Elena: (25:11)
That’s good.

Andy: (25:12)
You know what he did I think just makes, again, similar to what you’re saying, you, you’re able to test items there.

Elena: (25:19)
Yeah, exactly. And that, and that’s the thing. And that was really the differentiation of our trip was every single person that left that trip got their own personal sourcing agent. And that’s poo-pooed a lot. A lot of people say, Oh, I have a stories to get to. He’s going to take care of all of you. Well, no, he’s probably not, not, not in the sense of this personal relationship, you know.

 So that was really something. Um, I really strove to provide for everyone and we did, we have stopped those trips mostly because, you know, Simon and I weren’t making any money, to be perfectly honest. You don’t make money on trips, which was fine when we had our own Amazon businesses and you know, but now that the Shopify took off, you know, and also I just feel better teaching people Shopify because I feel like you’re, you’re going to risk less.

Andy: (26:03)
Well, Gary sold me that. Well one of the experts you had on that trip was doing like 20 or 25 million. Yeah.

Elena: (26:08)
At 23 year old kid was, yeah, the first year was 8 million. Anyone up to 20 million.

Andy: (26:13)
Wow. Yeah. Well I mean that’s super exciting. This is actually, you’re the first one that talked to is kind of broke that down. I’m excited for my listeners to hear this. So you still see a lot of potential, a lot of them upside to sell like this, like you’re doing with past.

Elena: (26:30)
Yeah. Okay, cool. And what I like what you’re saying is,

Andy: (26:34)
um, my fear always is, and you kind of alleviated that as like, it just seems really complicated. Well, you’re saying there are steps and there’s a process.

Elena: (26:42)
Exactly mean, it’s like this, this is how I it and I, and I don’t like, listen, I’m a really smart person, but I didn’t grow up with a computer. Okay. So like, you know, my, some of my friends, like you’re too self depreciating. I’m like, I’m not trying to be selfish.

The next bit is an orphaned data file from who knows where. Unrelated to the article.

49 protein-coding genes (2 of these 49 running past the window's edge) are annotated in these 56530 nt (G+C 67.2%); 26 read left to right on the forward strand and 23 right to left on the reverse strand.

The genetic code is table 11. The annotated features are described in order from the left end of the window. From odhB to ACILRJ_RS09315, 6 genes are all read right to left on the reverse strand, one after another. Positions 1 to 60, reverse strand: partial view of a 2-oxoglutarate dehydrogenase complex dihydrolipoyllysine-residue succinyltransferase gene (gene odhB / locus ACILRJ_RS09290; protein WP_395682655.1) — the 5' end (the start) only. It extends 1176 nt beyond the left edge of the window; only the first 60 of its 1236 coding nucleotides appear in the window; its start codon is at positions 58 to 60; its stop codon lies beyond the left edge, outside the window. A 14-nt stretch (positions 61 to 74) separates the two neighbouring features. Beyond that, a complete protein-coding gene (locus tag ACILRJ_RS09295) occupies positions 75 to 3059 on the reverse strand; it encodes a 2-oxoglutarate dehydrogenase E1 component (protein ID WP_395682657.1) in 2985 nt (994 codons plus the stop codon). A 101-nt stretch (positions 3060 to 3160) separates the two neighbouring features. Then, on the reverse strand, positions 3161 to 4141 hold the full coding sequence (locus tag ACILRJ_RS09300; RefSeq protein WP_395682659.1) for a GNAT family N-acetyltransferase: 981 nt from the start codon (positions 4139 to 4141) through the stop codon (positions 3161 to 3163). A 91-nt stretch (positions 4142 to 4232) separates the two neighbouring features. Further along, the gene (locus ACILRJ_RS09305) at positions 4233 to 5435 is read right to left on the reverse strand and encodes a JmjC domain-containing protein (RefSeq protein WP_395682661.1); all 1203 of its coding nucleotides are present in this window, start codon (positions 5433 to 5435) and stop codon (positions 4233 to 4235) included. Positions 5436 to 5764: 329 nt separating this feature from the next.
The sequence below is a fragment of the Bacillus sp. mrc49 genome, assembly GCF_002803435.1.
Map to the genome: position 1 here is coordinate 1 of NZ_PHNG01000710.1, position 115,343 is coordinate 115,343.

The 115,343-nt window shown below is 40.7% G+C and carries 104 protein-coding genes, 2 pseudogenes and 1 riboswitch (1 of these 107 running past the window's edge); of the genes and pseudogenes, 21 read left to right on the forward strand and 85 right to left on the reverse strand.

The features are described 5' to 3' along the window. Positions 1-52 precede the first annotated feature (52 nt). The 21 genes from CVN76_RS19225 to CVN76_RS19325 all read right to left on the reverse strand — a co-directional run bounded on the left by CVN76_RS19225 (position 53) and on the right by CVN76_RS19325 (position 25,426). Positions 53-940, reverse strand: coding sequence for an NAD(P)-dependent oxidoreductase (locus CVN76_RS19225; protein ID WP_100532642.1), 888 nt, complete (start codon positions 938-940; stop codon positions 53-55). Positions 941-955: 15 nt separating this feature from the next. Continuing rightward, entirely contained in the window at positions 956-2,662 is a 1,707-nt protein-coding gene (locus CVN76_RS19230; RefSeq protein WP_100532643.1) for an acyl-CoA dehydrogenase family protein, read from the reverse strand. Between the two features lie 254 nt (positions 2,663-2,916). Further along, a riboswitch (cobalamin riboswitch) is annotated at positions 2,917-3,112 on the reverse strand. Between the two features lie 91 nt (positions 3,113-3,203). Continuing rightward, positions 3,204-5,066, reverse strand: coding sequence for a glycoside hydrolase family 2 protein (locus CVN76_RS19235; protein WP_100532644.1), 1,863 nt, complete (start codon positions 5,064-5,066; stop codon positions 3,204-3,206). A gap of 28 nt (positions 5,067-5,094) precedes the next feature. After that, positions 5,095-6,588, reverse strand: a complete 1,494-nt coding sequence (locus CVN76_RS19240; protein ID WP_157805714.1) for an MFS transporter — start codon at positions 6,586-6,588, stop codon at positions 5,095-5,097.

I’m trying to tell you that if I can figure this out on a computer, very, there’s very few of us out there who cannot is what I’m, is my point.  I’m not on Instagram. I don’t even, you know, somebody asked me about TikTok the other day, don’t even get this started. Like, it’s not about that. Um, it’s like driving, I mean, when you first learn how to drive, you know, we had our little checklist and we had this and you know, gosh forbid you’re old enough to learn how to drive on a stick shift.

Elena: (27:19)
I mean, that was great. Now you just get in the car, right? And, and I think what’s hard for people, and I think it’s hard for like for me as a professional who was at the very top of my game as a lawyer, to be a brand new person who didn’t understand anything. It was hard on my ego. 

You know, as an Amazon seller who’s very successful to lose money on Facebook ads, you’re like, I can’t do this and, and give. So, you know, number one mistake, people make giving up too soon. 100% giving up too soon because, yeah, I mean, think about having your own customers. I have forty thousand forty seven thousand people on a customer list for one item. 

No, that’s all I gotta do is ask myself what else do these people want? 

Andy: Right, right. 

Elena: And, and yeah, I got to pay for customer service.